(One in a series of occasional look-backs from our 21 trips to Bermuda in almost as many years)
Some of you who are young might not remember that in 1994 a ship called the MV
Horizon aborted a cruise vacation in Bermuda. The culprit was the presence of Legionella bacteria that causes serious respiratory illness and sometimes death. The United States Center for Disease Control inspected the ship and found it in the hot tubs. Representatives wound up sailing with us on this cruise for further precautions and remediation.
Before boarding, they gave everyone the option of sailing or not, issuing written warnings for possible illness in the very young and elderly, including anyone with pre-existing medical conditions. My husband, Fred, and I, chose to sail because the categories did not apply to us and we had already arranged for vacation time from our jobs and coverage for our children back home.
We landed in Bermuda at the Front Street dock. Bermuda was just as enchanting as always when we pulled up and the sight of the pastel storefronts and yellow birds landing on the ship’s railings welcomed us once again. We disembarked and ventured out to Mangrove Bay and had a swim—clothes and all — it was so hot. Somerset Pharmacy with its little sundry items and Country Squire restaurant with its delicious avocado and shrimp salad, beckoned.
No excuse for a shanghaied second honeymoon
Of all our 21 trips so far to our favorite island that feels so personal and like a second home, this Bermuda venture became a stolen moment because the pirate
of disease would soon end it.
The ship informed all its passengers—some 1200 or so of us–that the staff would arrange to house us in hotels while they sailed the ship out to sea and would flush out all the water in the system on board and replace it completely. The staff suggested it would only be overnight. I packed several pairs of underwear and clothing. Something told me….
Once it became clear we were not going back on board for all of our safety, we stayed the rest of the time at the Sonesta Beach Hotel, where we requested and were assigned to relocate, paid for by the cruise ship company. We ate at Lillian’s, the delicious Italian restaurant in the hotel at that time, before the hurricane of 2003 wiped out the original Sonesta Hotel on the south shore. The ship provided meal vouchers as well and we wound up getting drunk.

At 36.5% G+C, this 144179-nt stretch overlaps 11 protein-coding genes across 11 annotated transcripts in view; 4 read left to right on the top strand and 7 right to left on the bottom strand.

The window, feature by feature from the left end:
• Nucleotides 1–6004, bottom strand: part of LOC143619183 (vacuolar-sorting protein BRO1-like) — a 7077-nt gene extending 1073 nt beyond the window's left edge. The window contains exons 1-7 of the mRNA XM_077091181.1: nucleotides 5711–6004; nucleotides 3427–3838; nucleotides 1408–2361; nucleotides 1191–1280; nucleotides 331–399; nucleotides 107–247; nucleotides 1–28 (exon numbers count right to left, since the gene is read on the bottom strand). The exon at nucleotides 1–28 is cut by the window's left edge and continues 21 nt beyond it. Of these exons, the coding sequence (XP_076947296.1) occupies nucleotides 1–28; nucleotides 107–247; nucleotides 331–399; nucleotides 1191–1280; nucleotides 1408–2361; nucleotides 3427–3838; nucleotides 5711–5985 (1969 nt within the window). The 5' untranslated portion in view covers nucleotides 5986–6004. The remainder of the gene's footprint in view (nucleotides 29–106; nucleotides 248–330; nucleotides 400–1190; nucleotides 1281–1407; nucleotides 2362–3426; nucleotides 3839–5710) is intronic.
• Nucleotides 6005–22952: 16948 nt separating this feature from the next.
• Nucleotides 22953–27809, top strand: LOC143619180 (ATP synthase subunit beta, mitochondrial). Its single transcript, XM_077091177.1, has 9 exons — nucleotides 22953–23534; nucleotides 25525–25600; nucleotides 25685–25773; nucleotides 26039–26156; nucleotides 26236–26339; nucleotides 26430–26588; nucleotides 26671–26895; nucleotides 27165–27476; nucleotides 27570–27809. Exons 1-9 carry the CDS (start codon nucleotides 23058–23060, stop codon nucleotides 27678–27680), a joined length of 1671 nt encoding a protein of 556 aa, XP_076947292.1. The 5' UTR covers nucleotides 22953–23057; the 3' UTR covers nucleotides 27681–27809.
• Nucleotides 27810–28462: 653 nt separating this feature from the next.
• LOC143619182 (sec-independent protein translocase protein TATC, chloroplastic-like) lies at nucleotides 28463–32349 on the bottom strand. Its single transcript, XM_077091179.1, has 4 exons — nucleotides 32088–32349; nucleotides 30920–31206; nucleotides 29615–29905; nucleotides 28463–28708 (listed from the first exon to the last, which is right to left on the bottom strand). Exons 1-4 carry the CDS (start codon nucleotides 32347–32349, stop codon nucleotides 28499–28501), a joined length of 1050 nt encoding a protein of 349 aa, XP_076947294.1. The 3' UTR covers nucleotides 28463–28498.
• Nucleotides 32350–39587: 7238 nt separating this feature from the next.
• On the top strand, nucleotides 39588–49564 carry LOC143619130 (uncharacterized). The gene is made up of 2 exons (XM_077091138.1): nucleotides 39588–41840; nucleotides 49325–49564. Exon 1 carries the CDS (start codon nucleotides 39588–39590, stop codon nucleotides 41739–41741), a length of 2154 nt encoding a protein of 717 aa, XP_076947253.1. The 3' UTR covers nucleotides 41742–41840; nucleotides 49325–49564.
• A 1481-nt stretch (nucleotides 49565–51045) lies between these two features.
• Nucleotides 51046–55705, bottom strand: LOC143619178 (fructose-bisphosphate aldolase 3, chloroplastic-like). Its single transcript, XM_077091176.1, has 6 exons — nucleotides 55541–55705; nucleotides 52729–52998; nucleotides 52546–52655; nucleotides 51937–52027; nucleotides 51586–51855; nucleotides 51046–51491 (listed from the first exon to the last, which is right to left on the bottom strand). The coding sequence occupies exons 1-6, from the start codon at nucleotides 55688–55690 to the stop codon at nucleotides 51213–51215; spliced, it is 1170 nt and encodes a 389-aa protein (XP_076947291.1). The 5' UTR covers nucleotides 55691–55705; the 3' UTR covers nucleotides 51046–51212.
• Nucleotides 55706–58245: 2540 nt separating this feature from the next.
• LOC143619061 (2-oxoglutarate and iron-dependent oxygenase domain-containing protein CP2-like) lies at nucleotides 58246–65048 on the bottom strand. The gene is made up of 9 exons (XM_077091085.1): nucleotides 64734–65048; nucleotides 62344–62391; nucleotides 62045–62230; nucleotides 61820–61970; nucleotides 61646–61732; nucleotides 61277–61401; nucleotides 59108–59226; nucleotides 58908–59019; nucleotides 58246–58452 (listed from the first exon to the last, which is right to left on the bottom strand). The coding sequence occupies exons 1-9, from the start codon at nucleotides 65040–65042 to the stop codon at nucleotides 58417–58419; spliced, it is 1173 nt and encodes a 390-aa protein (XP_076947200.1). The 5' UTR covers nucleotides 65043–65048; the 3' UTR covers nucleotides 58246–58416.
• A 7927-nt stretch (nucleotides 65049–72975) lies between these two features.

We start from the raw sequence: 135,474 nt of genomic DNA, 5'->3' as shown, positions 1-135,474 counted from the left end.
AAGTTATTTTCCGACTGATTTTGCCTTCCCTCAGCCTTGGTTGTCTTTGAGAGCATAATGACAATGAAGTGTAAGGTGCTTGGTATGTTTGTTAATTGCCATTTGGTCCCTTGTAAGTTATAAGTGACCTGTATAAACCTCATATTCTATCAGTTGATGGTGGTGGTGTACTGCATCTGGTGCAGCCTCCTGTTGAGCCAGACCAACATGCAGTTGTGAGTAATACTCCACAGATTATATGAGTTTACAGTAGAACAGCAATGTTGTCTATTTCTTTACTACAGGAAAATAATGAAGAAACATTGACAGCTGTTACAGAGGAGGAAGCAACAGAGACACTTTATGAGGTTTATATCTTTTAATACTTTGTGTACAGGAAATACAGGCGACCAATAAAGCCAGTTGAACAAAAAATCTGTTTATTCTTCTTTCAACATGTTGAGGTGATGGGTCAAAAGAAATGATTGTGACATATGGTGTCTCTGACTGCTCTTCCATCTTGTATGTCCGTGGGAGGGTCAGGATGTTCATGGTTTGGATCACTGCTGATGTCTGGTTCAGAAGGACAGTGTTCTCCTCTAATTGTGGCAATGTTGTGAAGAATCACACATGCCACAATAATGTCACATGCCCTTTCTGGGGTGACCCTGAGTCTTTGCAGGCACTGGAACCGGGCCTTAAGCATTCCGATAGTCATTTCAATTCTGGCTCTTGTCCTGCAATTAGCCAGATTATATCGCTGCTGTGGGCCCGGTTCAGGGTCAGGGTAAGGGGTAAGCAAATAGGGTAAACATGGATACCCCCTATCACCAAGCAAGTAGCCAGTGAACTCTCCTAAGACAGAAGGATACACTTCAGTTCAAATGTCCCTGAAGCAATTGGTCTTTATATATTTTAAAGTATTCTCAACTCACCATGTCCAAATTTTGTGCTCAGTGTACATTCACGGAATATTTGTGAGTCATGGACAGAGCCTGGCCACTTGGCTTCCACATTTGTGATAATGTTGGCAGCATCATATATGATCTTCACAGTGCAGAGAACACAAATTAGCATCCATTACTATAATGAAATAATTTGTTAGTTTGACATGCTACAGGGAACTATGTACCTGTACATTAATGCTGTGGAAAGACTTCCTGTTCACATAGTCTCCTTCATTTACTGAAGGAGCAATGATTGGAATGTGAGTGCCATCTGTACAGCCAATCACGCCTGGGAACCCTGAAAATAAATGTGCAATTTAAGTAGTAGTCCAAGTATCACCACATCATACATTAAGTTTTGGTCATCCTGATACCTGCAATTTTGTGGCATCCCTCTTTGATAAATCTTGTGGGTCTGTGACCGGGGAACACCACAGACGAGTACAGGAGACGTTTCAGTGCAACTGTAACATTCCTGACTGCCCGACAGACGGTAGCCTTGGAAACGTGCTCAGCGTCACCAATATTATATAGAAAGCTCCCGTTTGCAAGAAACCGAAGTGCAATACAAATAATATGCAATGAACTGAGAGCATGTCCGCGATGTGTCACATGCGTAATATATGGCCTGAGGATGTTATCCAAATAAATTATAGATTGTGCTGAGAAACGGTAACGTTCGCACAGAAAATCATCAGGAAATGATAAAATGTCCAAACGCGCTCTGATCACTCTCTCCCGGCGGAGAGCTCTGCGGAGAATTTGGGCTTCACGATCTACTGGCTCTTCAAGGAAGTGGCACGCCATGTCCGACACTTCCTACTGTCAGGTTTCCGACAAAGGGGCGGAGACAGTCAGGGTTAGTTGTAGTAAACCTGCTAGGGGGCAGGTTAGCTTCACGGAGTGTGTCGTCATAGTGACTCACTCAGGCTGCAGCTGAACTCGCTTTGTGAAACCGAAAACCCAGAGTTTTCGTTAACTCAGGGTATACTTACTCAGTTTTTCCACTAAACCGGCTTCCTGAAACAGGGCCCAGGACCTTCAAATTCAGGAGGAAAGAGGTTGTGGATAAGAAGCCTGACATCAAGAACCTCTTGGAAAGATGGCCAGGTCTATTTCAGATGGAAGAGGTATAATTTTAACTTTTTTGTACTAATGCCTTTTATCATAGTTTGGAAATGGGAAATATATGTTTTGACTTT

The next day we went up to the Lighthouse behind the Henry VIII Restaurant on the south shore and climbed up the narrow, winding staircase. The Royal Gazette with the front-page headline, “Mass Evacuation of Horizon” immediately caught my eye, which was sitting on a table and brought the fiasco to life for me that the world already knew. I later found out it made big news back home. The first chance I got, I called home on a pay phone (there were no cell phones back in 1994!) to tell Mom and the kiddies we were OK.
We had to stay close by to the hotel because the ship made announcements to each hotel via constant faxes on status updates. Waiting around in the hotel lobby for those mandates was a bummer. But I kept my chin up because I thought of the civil war taking place at the time in Rwanda and all the refugees fleeing their homes for safety. It forced me to try and keep this experience in perspective. In the scheme of things….
We were sent home after a day or two on land. The ship gave us the choice of flying or taking another departing cruise ship if space was available. We chose the Majesty of the Seas going to Boston instead of New York where we lived. From there we were provided with a bus to take us to NY, all expenses paid for by the original ship’s company.
Unhappy and feeling robbed; this account would have made a great essay for a school assignment on what I did over summer vacation if I was in school!
At the time I tried to find comfort in the words of Keath Fraser, editor of a collection of essays called, Bad Trips. I stumbled upon the book in the library of the Majesty of the Seas on our way home. Fraser, himself a travel writer, says, “A bad journey mirrors its exotic circumference throwing back an image of the writer in extremis who is willing to be tested, mocked and remain remarkably undaunted when it begins to rain on his parade…when the rim of the troddened world denigrates into a ‘via dolorosa’.”
This is my chapter.
Adrift in a sea of lost dreams, we would have to wait until the next summer to recapture paradise.
By Gloria Schramm
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